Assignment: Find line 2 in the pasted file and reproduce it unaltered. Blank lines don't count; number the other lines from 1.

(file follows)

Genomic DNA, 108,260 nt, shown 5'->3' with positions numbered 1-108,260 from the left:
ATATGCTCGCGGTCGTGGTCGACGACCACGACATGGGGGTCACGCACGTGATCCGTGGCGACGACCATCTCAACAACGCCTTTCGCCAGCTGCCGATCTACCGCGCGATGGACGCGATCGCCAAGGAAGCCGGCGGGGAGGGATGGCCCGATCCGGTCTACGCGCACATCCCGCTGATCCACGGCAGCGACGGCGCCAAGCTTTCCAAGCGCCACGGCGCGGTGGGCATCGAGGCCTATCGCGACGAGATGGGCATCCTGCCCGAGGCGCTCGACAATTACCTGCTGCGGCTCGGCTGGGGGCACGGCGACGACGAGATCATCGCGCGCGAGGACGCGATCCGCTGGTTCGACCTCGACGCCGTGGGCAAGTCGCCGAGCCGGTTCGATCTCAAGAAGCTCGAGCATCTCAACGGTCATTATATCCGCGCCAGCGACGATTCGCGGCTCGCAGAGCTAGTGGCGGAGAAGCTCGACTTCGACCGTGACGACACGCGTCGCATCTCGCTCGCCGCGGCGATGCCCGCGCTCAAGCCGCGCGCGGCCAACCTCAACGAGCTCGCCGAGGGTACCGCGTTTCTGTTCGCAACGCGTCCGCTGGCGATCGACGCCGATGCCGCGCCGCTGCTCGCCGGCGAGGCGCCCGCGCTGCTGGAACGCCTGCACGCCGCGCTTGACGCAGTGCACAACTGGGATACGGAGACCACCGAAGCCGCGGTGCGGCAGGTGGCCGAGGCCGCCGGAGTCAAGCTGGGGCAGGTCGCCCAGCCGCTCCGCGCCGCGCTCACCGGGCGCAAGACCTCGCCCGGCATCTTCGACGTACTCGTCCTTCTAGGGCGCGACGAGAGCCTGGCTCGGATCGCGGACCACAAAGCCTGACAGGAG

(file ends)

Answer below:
ATATGCTCGCGGTCGTGGTCGACGACCACGACATGGGGGTCACGCACGTGATCCGTGGCGACGACCATCTCAACAACGCCTTTCGCCAGCTGCCGATCTACCGCGCGATGGACGCGATCGCCAAGGAAGCCGGCGGGGAGGGATGGCCCGATCCGGTCTACGCGCACATCCCGCTGATCCACGGCAGCGACGGCGCCAAGCTTTCCAAGCGCCACGGCGCGGTGGGCATCGAGGCCTATCGCGACGAGATGGGCATCCTGCCCGAGGCGCTCGACAATTACCTGCTGCGGCTCGGCTGGGGGCACGGCGACGACGAGATCATCGCGCGCGAGGACGCGATCCGCTGGTTCGACCTCGACGCCGTGGGCAAGTCGCCGAGCCGGTTCGATCTCAAGAAGCTCGAGCATCTCAACGGTCATTATATCCGCGCCAGCGACGATTCGCGGCTCGCAGAGCTAGTGGCGGAGAAGCTCGACTTCGACCGTGACGACACGCGTCGCATCTCGCTCGCCGCGGCGATGCCCGCGCTCAAGCCGCGCGCGGCCAACCTCAACGAGCTCGCCGAGGGTACCGCGTTTCTGTTCGCAACGCGTCCGCTGGCGATCGACGCCGATGCCGCGCCGCTGCTCGCCGGCGAGGCGCCCGCGCTGCTGGAACGCCTGCACGCCGCGCTTGACGCAGTGCACAACTGGGATACGGAGACCACCGAAGCCGCGGTGCGGCAGGTGGCCGAGGCCGCCGGAGTCAAGCTGGGGCAGGTCGCCCAGCCGCTCCGCGCCGCGCTCACCGGGCGCAAGACCTCGCCCGGCATCTTCGACGTACTCGTCCTTCTAGGGCGCGACGAGAGCCTGGCTCGGATCGCGGACCACAAAGCCTGACAGGAG